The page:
MARK WINGFIELD & GARY HUSBAND, Tor & Vale (MoonJune Records, 2019)
PERSONNEL: Mark Wingfield (guitar, soundscapes); Gary Husband (acoustic piano)
- The Golden Thread
- Night Song
- Tor & Vale
- Shape of Light
- Silver Sky
ALBAN & CEDRIC THEYS, Sirius (Mad Ducks Records, 2019)
PERSONNEL: Alban Theys (drums, percussion, sampling, programming); Cedric Theys (U8 touch guitar); Adrian Benavides (sound design)
While recorded in two different locations by four different musicians and released on two different labels, one cannot help but feel a bit of musical kinship between the albums released by Mark Wingfield and Gary Husband (Tor & Vale) and the Theys brothers, Alban and Cedric (Sirius). Both albums tackle the sounds of the ambient and electronic, even as they come at it from slightly different angles.
The soaring wails and cries springing forth from Wingfield’s guitar are unmistakable, and have established him as a most valued commodity in the prog/jazz world. Adding his voice to that of a legend in pianist Gary Husband (who has played alongside musical stalwarts Allan Holdsworth and John McLaughlin, among countless others, as keyboardist and drummer) makes for a most fascinating duet. That they make this music without the aid of a true rhythm section makes it all the more fascinating. Wingfield’s tone — normally blunted and held within the mix by bass and drums — is now allowed to float away effortlessly while Husband’s piano holds down the middle. He fires off authoritative chords and graceful single-note lines that augment the guitarist’s lines beautifully.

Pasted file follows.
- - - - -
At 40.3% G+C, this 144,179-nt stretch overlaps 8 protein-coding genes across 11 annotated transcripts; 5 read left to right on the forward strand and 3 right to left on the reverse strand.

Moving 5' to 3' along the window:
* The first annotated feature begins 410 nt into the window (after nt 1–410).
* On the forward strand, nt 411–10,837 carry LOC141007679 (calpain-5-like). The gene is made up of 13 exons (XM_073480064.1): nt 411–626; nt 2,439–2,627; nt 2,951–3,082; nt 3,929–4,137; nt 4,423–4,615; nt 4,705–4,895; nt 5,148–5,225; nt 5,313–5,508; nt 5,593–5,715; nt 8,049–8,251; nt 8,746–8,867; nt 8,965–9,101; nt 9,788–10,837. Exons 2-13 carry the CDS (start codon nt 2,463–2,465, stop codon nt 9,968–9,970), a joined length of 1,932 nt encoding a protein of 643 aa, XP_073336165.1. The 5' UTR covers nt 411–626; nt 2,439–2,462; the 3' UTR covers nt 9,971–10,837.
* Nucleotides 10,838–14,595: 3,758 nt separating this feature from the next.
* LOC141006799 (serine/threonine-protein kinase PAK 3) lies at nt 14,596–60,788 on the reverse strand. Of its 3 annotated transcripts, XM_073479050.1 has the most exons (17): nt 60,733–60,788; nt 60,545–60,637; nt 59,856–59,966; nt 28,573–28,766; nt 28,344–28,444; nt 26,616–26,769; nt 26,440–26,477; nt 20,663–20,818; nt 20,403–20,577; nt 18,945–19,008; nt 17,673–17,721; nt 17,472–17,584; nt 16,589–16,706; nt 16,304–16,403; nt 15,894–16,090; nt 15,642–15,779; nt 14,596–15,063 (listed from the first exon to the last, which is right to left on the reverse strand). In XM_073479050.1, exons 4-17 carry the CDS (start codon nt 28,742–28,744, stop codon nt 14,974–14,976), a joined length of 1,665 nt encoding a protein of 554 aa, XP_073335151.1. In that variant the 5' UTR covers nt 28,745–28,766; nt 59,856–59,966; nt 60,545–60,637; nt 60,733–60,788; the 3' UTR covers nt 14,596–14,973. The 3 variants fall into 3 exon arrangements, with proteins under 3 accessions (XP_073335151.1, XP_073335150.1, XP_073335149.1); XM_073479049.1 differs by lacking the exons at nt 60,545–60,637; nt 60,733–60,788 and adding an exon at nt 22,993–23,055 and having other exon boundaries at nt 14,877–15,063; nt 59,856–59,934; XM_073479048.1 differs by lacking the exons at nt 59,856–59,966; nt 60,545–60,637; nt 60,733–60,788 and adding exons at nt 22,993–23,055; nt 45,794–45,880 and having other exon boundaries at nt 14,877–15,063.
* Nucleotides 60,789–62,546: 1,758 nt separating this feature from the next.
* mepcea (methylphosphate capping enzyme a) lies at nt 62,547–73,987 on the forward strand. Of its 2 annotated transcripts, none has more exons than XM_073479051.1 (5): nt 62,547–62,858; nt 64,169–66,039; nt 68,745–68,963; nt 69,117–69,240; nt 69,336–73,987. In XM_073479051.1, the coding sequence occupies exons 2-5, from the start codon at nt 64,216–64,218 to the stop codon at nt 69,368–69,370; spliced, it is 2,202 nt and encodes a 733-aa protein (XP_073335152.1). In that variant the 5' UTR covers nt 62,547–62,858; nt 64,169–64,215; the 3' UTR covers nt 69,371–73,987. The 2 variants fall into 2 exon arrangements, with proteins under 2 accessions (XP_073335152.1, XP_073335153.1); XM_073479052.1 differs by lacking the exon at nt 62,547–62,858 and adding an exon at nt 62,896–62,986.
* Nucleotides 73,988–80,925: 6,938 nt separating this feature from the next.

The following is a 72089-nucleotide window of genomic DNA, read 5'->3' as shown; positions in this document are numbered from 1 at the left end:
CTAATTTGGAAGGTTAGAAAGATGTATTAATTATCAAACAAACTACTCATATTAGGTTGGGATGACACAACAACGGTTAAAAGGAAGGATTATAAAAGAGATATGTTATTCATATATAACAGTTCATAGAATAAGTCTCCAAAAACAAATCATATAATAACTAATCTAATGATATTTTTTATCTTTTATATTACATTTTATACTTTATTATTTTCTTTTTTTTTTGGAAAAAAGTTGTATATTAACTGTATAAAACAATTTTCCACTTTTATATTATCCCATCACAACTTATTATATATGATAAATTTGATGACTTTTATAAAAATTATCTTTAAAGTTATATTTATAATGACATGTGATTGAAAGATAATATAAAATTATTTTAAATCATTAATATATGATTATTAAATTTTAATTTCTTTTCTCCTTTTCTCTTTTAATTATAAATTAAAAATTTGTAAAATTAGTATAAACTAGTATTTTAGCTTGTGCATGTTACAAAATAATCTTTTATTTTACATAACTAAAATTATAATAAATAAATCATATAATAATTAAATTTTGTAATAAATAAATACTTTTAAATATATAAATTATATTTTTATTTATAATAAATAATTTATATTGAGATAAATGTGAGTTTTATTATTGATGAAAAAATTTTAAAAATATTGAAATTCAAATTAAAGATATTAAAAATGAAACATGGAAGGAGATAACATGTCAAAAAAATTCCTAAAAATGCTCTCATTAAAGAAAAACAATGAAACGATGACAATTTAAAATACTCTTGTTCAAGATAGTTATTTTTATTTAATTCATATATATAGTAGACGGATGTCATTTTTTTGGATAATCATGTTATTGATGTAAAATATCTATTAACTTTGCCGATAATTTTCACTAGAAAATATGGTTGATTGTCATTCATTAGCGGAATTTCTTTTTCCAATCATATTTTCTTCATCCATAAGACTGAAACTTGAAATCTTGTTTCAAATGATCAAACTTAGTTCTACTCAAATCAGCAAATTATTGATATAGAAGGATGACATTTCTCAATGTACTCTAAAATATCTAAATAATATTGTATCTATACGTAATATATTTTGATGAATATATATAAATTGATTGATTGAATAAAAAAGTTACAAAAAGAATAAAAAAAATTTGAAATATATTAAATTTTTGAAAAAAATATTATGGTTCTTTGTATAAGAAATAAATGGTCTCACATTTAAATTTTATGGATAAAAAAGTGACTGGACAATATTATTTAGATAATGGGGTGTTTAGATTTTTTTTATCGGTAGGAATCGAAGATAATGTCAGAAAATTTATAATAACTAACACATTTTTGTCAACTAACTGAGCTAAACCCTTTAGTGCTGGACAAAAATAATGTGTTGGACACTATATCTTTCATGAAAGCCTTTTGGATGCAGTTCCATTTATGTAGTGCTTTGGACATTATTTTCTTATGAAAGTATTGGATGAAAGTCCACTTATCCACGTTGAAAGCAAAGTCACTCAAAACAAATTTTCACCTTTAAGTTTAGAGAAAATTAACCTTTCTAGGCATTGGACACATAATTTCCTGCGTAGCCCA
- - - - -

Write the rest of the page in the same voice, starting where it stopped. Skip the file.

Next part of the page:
The Theys brothers also play within the ethereal ambient, albeit with a heavier backbeat. Alban provides marvelous grooves and augmentations to Cedric’s previously recorded touch-guitar improvisations, which were recorded live. From Brussels, Alban added additional percussion sounds and various noises, while Cedric added U8 sounds from his home in Austin. Together, they create a sound that fits perfectly in both the foreground and the background, depending on the listener’s needs.
Both albums capture the joy that comes from two people interacting musically on the highest level, whether they were in the same room or not. For Wingfield and Husband, this chemistry enabled them to improvise three full-length pieces on the album, totaling nearly 38 minutes. The Theys brothers also put on display the importance of listening to your musical partner, as each gives the other what is needed in the right place at the right time, creating a poignant sound of musical symbiosis not easily achieved by the musically selfish.
Both albums also possess an “out” kind of sound, not easily grasped by those not paying attention. These are albums meant to demand the listener’s complete attention and focus. Only then can said listener be taken on the journey being navigated within these two albums. They are adventures well worth taking.
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Interesting. I haven’t managed to get comfortable with the Mark Wingfield and Gary Husband collaboration but the Theys brothers work sits quite nicely with me.
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